Yet Moore senses something different about London’s business culture today: “Almost everywhere I was getting the slight sensation of corners being rounded off, of genuine idiosyncrasy giving way to contrived commercial wackiness.” But that’s what sells. And that’s the game, isn’t it? Buy and sell! Build as many hotels as possible! Collect rent! And then, when all but one is bankrupt… smile, sweep it all away into a box, and start the city over again.
It’s all a wind-up, of course: Maybe there never was a Monopoly board in Moore’s backpack when he visited Pentonville Prison (i.e. “go to Jail”); maybe he didn’t really answer a tart card from a King’s Cross phone booth in order to play Monopoly with a Brazilian transvestite; maybe he didn’t visit the streets in the order he says he did. Or maybe it’s all true. It hardly matters: This book, which appears to be all about a nut with a Monopoly board, is about neither. It is about a good-humored but very sober-minded writer carefully tracing the decay of his hometown. And he hammers it into your head before you even realize it, all because you were too busy pondering his trivial revelations like… oh, in Finnish Junior Monopoly, Jail is rendered as
The real distance being traveled by Do Not Pass Go is not that from Go to Mayfair: It is from 1935 to 2001. When the British edition of Monopoly was released, London was the world’s largest and most powerful metropolis, with a population of nine million. The city has been in slow decline ever since. The key item in Moore’s backpack as he traverses what remains is not the Monopoly board at all, but a file stuffed with old clippings and photographs.
Unmentioned in his book, and generally unknown now, is a fascinating 1935 volume by Noel Carrington titled This Man’s Father, which places side by side photographs and text of identical locations in a London neighborhood, to show what the passage of fifty years has wrought. It’s an elegiac work; but now the destructive Present of 1935 has itself become the lost Past of 1935—the exact same year that Moore happens to be lamenting. Bearing old photographs and business directories of the streets as Vic Watson and Marjorie Phillips saw them in 1935, and holding them up to the new streets before him, Moore can see what happened in the interim.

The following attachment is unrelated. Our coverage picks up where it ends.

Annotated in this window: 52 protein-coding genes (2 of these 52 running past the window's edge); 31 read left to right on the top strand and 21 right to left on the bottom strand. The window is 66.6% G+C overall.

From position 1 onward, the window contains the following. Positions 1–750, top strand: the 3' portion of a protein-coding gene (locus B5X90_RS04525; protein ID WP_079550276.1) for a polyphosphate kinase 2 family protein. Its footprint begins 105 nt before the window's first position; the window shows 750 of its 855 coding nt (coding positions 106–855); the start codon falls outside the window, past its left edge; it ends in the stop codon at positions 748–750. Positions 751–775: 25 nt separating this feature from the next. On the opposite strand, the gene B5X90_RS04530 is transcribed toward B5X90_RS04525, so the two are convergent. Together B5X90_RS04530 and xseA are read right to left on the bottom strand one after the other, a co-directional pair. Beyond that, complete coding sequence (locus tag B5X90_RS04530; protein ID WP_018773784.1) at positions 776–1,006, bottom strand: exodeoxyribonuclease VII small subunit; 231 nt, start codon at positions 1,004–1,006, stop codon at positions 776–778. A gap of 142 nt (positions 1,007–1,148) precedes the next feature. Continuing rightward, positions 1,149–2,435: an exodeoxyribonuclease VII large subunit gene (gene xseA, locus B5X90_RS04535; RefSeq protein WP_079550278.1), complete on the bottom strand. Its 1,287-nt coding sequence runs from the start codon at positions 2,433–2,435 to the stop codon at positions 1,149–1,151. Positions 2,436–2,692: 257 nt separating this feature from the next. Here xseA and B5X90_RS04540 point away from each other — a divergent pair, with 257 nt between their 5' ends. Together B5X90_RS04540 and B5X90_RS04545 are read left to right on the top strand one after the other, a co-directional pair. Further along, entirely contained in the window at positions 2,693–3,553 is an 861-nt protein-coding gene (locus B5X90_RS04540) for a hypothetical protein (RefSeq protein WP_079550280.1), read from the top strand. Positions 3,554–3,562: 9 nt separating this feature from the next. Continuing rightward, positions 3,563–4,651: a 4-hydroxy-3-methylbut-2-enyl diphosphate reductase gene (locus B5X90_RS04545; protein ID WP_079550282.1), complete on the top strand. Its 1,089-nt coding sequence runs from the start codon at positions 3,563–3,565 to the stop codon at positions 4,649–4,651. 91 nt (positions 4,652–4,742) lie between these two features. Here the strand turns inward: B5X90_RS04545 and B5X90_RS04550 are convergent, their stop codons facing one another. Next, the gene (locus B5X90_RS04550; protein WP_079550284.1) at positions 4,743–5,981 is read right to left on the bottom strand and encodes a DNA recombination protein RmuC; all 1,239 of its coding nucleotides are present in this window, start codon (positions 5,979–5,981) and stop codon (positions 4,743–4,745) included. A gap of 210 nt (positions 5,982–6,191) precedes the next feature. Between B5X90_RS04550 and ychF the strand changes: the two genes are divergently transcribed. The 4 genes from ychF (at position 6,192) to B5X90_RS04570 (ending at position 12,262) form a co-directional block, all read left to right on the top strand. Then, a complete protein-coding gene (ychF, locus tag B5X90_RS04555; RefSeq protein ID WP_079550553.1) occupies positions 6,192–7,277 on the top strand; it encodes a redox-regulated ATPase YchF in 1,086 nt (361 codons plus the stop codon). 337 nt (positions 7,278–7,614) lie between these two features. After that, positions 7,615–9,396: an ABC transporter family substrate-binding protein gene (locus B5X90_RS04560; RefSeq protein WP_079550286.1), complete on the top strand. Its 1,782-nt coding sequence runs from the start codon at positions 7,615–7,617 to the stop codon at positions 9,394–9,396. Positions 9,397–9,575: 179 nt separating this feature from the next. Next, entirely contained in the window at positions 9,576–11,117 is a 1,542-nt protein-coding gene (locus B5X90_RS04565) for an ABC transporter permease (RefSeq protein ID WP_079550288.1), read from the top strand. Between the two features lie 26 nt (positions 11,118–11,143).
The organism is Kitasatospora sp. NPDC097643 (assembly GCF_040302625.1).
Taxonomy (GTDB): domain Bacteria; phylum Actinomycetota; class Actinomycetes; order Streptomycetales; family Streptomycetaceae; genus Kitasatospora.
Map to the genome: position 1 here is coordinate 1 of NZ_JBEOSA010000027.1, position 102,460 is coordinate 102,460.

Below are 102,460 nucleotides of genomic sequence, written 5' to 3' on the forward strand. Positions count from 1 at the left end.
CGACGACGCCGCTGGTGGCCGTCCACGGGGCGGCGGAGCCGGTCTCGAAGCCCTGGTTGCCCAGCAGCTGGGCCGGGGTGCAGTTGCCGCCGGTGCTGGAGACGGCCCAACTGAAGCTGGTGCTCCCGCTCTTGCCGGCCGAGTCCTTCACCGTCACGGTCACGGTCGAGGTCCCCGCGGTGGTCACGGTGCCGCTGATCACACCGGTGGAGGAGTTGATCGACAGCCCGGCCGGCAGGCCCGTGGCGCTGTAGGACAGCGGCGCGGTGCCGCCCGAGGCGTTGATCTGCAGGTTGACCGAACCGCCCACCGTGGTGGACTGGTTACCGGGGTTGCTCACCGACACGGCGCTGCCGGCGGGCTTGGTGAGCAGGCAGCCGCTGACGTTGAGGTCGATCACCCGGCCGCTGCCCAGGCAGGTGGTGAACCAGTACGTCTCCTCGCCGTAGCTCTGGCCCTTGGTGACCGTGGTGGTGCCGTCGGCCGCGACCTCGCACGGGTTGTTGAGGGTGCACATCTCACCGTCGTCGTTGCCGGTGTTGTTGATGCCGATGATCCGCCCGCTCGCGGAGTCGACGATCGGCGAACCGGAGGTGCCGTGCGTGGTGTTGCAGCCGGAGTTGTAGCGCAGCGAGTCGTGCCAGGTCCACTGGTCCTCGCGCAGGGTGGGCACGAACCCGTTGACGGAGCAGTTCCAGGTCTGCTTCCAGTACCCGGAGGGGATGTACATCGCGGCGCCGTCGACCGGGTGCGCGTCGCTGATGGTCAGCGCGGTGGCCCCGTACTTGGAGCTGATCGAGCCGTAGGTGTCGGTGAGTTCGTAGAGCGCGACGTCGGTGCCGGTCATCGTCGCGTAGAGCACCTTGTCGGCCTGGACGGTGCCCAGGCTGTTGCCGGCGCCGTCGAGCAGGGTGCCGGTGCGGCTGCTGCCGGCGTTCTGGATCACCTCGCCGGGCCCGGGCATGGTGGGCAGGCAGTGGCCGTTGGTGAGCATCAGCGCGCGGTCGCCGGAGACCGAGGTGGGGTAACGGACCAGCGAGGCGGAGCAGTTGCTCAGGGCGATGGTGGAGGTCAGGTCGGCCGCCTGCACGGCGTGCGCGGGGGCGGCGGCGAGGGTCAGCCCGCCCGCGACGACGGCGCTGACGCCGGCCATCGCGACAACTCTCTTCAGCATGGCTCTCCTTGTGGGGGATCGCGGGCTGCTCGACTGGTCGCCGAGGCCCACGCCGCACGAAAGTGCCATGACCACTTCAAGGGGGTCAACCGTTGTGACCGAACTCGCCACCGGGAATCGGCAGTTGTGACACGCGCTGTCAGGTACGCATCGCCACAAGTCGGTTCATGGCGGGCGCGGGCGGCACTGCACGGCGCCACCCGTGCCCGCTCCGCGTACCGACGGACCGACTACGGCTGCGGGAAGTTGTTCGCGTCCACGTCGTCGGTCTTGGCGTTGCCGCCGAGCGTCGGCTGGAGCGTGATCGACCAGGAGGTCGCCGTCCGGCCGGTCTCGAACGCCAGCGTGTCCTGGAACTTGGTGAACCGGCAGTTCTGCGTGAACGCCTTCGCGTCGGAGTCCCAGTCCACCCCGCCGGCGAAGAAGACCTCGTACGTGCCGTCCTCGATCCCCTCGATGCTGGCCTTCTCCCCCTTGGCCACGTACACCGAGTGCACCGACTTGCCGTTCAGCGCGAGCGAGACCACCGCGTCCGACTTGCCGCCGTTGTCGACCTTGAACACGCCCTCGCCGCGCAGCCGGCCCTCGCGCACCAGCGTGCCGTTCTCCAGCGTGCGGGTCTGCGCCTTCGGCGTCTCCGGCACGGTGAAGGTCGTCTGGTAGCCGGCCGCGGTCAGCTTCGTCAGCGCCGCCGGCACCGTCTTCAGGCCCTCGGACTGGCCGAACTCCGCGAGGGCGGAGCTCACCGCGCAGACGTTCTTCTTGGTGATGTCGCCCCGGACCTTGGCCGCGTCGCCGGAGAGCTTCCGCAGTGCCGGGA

Take Piccadilly, that most brash and vital of London streets:
Past Egyptian Hall, now the nation’s tourist office but in an earlier incarnation an extraordinarily eccentric palace of entertainment where mountaineers recreated the ascent of Mont Blanc, and 800,000 Londoners filed in to see Napoleon’s coach. More of those irksome, dull and obscure commercial amalgamations—Salomon Smith Barney; HDP International; the Bond-villainesque Corporate Executive Board—in Edwardian blocks that once accommodated the National Sulphuric Acid Association, ladies’ blouse maker Rosa Kenard, Titanine Aeroplane Dope, and John Robertson & Son whisky merchants.
What Moore finds, on virtually every street, is that residents are gone altogether, replaced by faceless brass-plate multinationals with unsmiling receptionists manning the front desks. “Impersonal collective entities,” he notes. “Corporations, tourists, street associations. Its story was now told not in the first but the third person plural.” Central London, in other words, has gone from a dream-cityscape of Ben Katchor into a corporate nightmare of Tom Tomorrow.
Where did everyone go? How did we get to this forsaken place? Why, the same way we get everywhere these days… by car.
If Moore’s book shows you what happened to London, then Edward Platt’s Leadville (2001) shows you how it happened. Even as Vic Watson was drawing up the Monopoly board, Londoners were making a slow exodus out of the city center. “Everything and everybody is being rushed down and swept into one dusty arterial road of cheap mass production and standardised living,” J.B. Priestley observed